Samantha Toggas, 26, learned metalsmithing and soldering at Tyler School of Art. After graduating with a bachelor of fine arts degree, she took a detour and got trained in welding — a skill that has landed her in Philly Shipyard's apprentice program.
Toggas is one of only two women in the current crop of 75 apprentices. She likes the steadiness and variety in welding, and plans to buy a house in South Kensington.
"I learn something new every day and work around guys who are like my family," she said. She would like to see more women in shipbuilding careers. "They bring high school students here. I've seen a few girls, which is really cool, but there needs to be more. Talk to women, too, about these jobs, not just the guys. That needs to start in middle school and in high school."
Toggas was introduced Tuesday to Patrick T. Harker, president and CEO of the Federal Reserve Bank of Philadelphia, who met with an apprentice class and then toured the shipyard.
"In workforce development, we're looking at a variety of ways to develop the skills that businesses need for the future," Harker said. "Here, they are going back to a tried-and-true method of bringing people into the workforce."
The Federal Reserve Bank in Philadelphia has compiled an apprenticeship guide, which describes five apprenticeship programs in the region and aims to encourage more employers.
In 2004, what was then the Aker Philadelphia Shipyard began the apprenticeship program to ensure it had skilled workers to meet production needs. To date, 322 would-be shipbuilders have accepted apprentice spots — 140 are still with the company, including 14 supervisors and seven in the management ranks.
Nearly 12 percent of the shipyard's 1,200 workers began as apprentices. "It's the backbone of our recruiting the next generation of shipbuilders," said CEO Steinar Nerbovik. The number would be higher, but in 2011 the nation's second-largest commercial shipbuilder furloughed a couple hundred employees due to the economy and a downturn in shipping. Some apprentices took other jobs.
The average age of the current apprentices is 30, with the oldest 38 and the youngest 19.
Classes of 10 each begin in January, April, and August. Recruits come through word of mouth, high school career and technical education programs, and trade schools. To qualify, applicants have to score well on a test in basic math, reading comprehension, problem-solving, measurement, and mechanical aptitude.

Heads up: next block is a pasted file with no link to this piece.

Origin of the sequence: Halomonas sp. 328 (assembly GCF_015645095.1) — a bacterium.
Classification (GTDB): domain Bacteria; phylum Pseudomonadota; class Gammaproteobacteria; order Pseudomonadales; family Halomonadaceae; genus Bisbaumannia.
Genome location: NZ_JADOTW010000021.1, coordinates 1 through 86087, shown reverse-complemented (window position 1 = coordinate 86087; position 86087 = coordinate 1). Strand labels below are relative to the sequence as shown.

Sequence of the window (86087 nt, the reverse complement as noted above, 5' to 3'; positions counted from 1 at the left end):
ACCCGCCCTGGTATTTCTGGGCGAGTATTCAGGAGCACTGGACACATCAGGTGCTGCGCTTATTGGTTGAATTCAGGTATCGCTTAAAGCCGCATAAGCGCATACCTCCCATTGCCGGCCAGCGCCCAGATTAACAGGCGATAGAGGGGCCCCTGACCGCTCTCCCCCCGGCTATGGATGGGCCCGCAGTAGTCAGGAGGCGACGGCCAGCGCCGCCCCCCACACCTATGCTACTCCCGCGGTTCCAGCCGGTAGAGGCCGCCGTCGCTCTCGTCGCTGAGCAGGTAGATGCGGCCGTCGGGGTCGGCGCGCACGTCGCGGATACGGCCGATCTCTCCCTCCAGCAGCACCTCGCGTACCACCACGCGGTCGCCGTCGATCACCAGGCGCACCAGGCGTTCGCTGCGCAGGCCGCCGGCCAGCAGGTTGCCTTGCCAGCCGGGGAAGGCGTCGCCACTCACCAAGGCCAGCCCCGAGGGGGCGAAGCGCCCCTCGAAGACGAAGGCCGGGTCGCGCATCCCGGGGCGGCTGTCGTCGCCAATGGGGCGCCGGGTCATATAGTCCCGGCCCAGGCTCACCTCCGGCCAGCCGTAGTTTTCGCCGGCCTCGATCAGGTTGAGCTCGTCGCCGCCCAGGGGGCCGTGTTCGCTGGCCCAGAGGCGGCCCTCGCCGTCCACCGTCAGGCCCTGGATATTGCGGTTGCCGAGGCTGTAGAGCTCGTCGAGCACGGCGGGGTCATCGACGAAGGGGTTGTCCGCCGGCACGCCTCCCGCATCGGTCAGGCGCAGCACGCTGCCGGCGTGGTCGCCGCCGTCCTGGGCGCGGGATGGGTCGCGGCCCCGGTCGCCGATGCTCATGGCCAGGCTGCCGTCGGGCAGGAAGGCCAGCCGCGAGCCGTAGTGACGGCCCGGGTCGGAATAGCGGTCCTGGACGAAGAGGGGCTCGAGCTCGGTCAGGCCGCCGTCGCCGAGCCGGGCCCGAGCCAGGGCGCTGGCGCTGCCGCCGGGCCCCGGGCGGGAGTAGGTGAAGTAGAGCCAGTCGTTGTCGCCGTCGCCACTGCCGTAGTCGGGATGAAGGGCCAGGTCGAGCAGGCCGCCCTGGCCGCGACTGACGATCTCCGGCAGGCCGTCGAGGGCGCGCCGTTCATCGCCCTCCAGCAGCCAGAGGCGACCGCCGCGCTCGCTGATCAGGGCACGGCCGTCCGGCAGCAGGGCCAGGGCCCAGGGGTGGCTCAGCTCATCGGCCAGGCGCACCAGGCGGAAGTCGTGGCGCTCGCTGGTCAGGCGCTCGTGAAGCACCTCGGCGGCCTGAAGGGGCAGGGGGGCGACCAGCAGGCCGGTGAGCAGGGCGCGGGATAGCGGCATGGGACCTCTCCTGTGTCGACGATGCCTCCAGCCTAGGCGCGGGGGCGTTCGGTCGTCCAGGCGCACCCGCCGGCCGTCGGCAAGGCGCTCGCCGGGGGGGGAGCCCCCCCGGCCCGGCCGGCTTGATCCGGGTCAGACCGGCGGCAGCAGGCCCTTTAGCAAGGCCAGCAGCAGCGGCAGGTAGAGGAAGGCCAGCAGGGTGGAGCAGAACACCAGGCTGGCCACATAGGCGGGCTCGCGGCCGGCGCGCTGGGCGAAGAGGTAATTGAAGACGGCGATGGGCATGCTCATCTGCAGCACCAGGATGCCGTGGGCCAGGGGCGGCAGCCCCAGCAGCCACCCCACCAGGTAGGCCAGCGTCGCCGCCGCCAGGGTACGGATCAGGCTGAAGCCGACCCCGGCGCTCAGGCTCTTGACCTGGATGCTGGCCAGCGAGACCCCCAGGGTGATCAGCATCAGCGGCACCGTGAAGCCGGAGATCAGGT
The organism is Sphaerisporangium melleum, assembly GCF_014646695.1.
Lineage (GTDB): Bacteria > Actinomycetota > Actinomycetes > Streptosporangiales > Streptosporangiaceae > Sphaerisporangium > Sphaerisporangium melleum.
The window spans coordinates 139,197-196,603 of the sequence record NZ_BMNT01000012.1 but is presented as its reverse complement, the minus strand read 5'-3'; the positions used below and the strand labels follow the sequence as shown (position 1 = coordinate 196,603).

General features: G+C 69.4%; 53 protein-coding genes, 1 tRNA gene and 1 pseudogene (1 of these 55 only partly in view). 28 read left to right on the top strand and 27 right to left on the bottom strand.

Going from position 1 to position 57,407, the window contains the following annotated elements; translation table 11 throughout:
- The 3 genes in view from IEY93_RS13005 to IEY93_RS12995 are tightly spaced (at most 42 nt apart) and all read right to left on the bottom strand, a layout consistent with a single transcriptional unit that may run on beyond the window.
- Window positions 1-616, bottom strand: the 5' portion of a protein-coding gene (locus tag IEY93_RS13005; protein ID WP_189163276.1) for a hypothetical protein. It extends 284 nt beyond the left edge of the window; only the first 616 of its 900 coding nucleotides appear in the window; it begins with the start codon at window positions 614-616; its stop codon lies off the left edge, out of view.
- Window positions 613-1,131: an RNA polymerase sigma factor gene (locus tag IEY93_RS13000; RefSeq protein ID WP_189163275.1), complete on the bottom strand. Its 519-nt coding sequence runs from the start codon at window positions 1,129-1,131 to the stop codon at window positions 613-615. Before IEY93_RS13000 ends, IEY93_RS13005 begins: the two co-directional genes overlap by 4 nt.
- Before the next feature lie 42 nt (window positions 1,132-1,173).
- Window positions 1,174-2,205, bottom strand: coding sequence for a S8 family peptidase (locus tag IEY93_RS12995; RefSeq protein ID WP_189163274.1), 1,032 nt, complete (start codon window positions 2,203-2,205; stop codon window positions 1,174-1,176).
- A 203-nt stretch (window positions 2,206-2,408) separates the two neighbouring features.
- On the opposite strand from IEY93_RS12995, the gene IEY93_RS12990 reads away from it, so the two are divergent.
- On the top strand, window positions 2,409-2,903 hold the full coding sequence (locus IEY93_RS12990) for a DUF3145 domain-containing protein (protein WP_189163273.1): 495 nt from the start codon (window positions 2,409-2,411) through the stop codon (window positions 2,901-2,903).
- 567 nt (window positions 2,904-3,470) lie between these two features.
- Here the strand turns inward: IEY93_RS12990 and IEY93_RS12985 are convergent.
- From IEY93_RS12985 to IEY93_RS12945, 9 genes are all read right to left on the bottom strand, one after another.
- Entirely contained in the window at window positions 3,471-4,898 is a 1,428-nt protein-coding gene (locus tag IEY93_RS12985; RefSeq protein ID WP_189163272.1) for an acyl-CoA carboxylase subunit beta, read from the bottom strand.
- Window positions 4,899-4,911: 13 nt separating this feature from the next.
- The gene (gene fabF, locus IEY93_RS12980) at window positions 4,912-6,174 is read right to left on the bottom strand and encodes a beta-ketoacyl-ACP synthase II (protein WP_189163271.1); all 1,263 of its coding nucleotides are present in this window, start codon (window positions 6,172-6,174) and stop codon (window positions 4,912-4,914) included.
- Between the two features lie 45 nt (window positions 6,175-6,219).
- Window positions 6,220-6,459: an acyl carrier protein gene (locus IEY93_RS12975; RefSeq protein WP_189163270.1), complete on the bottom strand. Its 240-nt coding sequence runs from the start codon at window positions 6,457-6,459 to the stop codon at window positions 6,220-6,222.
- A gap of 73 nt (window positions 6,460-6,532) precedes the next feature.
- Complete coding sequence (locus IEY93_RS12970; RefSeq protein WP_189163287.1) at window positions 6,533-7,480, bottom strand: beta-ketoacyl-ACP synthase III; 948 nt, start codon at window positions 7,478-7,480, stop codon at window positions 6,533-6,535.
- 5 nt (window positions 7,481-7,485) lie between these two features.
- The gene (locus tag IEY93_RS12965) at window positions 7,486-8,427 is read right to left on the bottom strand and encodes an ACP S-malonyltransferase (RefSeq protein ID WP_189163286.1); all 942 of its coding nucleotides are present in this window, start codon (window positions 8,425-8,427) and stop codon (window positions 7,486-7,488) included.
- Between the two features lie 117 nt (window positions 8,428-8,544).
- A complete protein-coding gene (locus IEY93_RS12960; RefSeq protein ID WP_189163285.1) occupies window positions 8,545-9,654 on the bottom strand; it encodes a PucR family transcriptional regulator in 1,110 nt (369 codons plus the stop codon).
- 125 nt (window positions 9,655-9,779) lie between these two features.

"The ones who score the highest get first pick," said Mike Giantomaso, vice president of human resources. After an interview, background check, and drug and alcohol screening, they work 40 hours a week, are union members, earn $16.06 an hour or $33,400 a year, and get benefits, a pension, and time off.
John Beinlich, 35, was waiting tables in November 2006 when he heard about the apprentice program and called. "The lady at the desk said, 'Yes, we are testing for apprentices. Come down.' "
Beinlich, from Ridley Park, began as a general apprentice in shipbuilding. Over the years, he moved up from a team leader in machinery installation to supervisor and now foreman. "I was a C student in high school, but I came here and got focused," he said. While working, he earned an associate's degree at Delaware County Community College and is considering a bachelor's degree in leadership or construction management.
Apprentices spend three years learning to be welders, shipbuilders, pipe fitters (called outfitters), and machine operators. The company spends about $200,000 to train and pay each apprentice during the three years. "That's the difficult part for a lot of companies. They just can't absorb that cost," Giantomaso said.